So, let’s clarify, the 3 parts of anxiety are thoughts, feelings (physical and emotional) and behaviours. You might think your anxiety appears from nowhere, but — it starts with any one of the 3 parts and snowballs from there.
If your negative interpretations of situations aren’t challenged, the patterns of thoughts, feelings and behaviours can be repeated as part of a debilitating and unpleasant cycle. It starts as small as a snowball, rolling down the slopes, then it gathers momentum, gets bigger………. and before you know it — you’re starting to panic.
My top tips for dealing with anxiety
Not every tip will work for every person. What helps you might be different to the coping skills I’ve used. But, whatever our various methods, we need to be able to deal with our own anxiety.
The very first thing you must do is breathe………… very slowly, out through your mouth as much as you can. Then slowly, in through your nose as far as you can and feel young lungs fill right up. Very slowly out thro’ your mouth, then in thro’ your nose………. and do this say 5-6 times.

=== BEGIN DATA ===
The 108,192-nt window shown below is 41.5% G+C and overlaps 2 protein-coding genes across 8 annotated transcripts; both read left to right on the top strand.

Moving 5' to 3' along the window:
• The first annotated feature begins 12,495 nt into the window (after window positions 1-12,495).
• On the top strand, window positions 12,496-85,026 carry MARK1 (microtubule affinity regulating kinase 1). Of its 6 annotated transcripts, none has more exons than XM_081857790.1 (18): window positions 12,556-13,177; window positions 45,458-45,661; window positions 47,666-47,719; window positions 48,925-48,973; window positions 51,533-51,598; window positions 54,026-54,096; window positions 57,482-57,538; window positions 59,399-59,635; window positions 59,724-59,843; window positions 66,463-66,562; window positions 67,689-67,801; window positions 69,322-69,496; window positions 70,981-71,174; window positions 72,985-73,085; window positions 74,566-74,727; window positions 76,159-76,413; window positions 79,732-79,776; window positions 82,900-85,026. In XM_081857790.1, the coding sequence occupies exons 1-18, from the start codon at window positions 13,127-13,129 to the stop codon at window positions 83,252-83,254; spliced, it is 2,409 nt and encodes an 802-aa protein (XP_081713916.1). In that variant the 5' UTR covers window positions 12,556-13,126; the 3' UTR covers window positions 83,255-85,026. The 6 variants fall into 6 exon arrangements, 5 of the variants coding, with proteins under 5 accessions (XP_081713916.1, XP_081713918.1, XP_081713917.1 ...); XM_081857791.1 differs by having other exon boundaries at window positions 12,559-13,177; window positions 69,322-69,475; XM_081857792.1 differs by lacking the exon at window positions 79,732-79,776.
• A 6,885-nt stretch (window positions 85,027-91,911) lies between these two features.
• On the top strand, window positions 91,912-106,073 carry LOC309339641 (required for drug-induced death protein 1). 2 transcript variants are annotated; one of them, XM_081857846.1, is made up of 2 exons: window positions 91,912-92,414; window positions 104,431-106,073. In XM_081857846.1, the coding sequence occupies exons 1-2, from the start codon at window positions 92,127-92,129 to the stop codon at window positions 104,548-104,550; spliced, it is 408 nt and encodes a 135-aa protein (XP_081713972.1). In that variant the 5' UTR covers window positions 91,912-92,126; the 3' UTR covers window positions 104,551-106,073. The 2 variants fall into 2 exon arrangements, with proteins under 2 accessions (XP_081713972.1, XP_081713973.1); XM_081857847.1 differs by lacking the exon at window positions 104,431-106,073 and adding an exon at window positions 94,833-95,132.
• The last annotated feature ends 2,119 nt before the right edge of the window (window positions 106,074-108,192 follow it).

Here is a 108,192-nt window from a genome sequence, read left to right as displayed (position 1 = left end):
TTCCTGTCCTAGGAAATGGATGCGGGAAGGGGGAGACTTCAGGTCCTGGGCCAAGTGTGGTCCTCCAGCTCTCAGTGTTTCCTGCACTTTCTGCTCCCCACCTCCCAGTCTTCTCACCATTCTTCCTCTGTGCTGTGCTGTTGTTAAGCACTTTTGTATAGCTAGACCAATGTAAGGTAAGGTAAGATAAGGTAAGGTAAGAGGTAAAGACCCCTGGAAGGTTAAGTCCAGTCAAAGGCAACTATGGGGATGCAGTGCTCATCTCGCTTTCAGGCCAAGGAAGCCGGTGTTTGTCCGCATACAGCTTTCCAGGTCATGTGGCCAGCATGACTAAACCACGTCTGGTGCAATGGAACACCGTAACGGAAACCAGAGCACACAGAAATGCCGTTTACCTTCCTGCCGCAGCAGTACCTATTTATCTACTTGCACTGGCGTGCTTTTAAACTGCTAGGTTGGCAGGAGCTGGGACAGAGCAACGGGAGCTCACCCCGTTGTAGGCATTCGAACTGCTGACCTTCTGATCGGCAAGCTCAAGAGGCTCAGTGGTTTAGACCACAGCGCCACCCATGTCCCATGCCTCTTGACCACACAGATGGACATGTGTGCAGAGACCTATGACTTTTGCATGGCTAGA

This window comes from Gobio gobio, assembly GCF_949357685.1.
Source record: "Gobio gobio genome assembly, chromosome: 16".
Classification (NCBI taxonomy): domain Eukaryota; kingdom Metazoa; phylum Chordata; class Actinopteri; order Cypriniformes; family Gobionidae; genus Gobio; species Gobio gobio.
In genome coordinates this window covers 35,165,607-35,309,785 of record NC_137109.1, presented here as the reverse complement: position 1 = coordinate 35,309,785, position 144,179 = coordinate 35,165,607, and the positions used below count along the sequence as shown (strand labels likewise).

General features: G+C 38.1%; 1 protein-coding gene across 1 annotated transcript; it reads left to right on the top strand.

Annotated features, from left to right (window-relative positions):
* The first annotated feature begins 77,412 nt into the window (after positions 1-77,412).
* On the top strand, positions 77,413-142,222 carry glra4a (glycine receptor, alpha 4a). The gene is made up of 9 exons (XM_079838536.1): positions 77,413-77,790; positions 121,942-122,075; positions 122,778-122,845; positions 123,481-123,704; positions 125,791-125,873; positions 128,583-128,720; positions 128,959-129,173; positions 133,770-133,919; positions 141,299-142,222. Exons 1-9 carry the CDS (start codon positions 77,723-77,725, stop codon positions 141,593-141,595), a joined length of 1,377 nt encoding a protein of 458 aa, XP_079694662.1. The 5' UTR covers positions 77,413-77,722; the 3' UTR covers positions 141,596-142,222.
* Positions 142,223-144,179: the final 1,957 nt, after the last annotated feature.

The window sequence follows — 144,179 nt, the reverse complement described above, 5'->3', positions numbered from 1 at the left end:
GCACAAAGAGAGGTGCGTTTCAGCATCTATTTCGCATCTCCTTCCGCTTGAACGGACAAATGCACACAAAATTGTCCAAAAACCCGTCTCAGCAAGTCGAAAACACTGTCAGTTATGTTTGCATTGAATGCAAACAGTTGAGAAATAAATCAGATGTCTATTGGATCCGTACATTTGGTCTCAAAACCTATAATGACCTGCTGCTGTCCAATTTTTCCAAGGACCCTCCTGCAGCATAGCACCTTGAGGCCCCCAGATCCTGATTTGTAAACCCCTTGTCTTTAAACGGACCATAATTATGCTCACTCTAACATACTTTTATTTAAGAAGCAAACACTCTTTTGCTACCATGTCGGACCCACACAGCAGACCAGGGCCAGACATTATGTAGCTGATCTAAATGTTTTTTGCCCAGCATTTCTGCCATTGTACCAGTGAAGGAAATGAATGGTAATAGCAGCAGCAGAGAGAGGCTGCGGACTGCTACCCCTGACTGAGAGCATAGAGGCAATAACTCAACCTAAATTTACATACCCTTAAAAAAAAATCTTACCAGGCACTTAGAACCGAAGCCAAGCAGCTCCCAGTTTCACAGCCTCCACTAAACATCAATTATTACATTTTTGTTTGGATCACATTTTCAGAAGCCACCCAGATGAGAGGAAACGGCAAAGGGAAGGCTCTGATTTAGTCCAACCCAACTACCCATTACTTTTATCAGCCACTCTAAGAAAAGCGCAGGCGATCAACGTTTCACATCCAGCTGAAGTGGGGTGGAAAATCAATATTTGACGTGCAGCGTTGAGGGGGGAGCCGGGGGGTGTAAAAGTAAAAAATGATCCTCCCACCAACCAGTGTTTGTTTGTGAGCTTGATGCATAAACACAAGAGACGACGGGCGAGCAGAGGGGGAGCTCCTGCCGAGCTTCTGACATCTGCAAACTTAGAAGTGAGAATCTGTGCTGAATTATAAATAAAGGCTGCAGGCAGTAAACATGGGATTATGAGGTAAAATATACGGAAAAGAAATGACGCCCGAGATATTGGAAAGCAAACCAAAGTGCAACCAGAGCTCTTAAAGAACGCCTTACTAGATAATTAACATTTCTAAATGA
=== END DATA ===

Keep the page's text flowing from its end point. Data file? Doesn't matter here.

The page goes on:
I won’t bore you with the scientific reason that this does work but you can read it here. However, just know that it will have a physical effect on the mind; deep breathing helps to relax a major nerve that runs from the diaphragm to the brain, sending a message to the entire body to let go and loosen up.
So, the instant your anxiety begins — do the above breathing exercise. This will slow your heart rate and give you time to calm down. You can do this anywhere; at the bus stop, in a staff meeting, and nobody has to notice.
Relax your body by first unclenching your jaw, go on….. give it a little wiggle. Let your shoulders drop down from your ears. Uncurl your clenched fists and lay your palms lightly on your thighs. Uncross your legs and let your feet rest lightly on the floor.